Reminds me of the commercial of the car needing repair regarding the insure company; maybe I have the wrong camera system. Mind you, I have been using Canon camera equipment for over 30 years, but this is more than two strikes as I have a ton of crappy corner images to show for it, both from my Ciociaria project (2 and half years back and forth to Italy, 3,500 + images, with the 5D), and now the Middle Ground project, as I find this corner issue going back to October 2016 for a project that I thought is complete (a year and half of work, 2,000 + images) and currently working with a printer to self-publish a photobook in the next couple of months. Again; WTF!!

I have not seen any alerts from Canon to be watching for this issue with this camera body and lens combination (have you??). Second, this defect is not something I notice until I make some big enlargements and I do not create these until later in the project development. The sample photo with this post is a big enlargement of the corner and even then, not really apparent. So if I stay with Canon, I am assuming that they expect me to continually monitor the corners to ensure that their crappy designed camera is still okay to use. Also assumes that once Canon fixes this, it’s permanent fix, but now I am doubting that; so if I keep this rig, I need to be constantly monitoring my photos for potential camera equipment defects. I would rather be concerned about the image composition and lighting, not crummy photo equipment.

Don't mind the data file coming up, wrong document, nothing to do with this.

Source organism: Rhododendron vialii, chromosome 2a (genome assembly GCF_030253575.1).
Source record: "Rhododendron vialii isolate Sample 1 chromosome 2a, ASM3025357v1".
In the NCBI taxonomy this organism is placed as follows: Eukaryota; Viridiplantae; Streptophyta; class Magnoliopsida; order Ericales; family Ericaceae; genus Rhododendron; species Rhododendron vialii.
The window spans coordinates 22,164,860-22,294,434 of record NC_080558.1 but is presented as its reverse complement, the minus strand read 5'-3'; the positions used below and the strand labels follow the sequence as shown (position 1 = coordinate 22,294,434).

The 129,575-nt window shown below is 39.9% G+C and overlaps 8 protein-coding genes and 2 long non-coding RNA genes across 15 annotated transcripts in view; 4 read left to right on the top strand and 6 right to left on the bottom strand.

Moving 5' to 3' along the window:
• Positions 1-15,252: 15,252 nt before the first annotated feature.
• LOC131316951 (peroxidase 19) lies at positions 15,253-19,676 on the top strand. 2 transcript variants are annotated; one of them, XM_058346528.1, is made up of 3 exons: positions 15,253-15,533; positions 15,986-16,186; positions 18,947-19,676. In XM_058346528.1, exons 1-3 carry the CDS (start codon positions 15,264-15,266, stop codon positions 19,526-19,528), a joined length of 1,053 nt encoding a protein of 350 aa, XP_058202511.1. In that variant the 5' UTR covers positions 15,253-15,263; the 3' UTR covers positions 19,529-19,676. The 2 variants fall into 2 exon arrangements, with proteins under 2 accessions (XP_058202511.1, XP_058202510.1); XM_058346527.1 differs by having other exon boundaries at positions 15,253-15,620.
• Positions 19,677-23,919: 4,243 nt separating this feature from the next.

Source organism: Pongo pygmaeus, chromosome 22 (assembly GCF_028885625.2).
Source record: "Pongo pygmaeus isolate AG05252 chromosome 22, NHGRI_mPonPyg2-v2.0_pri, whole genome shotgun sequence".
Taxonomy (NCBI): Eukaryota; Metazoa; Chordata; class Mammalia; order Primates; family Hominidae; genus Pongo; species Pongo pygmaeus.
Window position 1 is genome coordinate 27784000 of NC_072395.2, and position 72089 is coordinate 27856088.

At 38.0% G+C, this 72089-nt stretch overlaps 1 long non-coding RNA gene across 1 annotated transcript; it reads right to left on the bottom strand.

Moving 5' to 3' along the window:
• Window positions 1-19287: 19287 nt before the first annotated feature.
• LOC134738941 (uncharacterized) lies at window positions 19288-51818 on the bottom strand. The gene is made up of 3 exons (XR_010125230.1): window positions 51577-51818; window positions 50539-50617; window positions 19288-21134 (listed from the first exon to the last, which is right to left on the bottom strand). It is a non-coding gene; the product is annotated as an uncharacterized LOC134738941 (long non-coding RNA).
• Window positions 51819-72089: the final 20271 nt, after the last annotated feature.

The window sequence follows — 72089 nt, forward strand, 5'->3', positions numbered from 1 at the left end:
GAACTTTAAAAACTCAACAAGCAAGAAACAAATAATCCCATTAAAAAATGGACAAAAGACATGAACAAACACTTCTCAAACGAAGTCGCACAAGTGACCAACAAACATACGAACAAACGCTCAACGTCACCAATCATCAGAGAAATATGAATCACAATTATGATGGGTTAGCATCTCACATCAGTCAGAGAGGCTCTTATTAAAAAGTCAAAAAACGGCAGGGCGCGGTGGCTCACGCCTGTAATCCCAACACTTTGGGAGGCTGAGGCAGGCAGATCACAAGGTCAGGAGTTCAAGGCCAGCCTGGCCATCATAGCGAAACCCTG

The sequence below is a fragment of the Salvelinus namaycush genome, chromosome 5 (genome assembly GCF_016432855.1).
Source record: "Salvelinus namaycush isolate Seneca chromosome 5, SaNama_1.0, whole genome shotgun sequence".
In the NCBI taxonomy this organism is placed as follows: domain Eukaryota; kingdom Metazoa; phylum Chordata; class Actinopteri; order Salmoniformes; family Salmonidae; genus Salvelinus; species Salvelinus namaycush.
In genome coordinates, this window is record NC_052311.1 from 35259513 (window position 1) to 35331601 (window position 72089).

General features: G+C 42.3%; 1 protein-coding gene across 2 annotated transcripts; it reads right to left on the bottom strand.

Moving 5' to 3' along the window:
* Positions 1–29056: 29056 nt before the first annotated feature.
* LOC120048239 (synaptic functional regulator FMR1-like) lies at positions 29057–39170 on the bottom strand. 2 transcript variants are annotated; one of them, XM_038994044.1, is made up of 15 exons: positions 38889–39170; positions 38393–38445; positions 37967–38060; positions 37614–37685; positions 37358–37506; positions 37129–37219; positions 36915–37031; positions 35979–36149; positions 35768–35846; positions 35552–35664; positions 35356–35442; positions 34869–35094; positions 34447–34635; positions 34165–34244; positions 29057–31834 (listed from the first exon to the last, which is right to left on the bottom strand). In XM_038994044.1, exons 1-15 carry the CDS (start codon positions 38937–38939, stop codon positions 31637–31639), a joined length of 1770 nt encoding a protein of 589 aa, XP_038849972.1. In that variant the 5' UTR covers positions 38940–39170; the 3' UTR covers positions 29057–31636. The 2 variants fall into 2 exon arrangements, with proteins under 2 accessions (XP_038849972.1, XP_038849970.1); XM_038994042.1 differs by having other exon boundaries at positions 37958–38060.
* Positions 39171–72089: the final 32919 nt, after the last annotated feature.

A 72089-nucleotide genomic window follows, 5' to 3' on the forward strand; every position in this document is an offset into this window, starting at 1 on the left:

So I am taking inventory of all of my Canon equipment and accessories and evaluating some alternatives, like Nikon. All of this while I was starting to evaluate a 24″ wide-format Canon printer to replace my Epson 4800. Maybe staying with an Epson printer as well.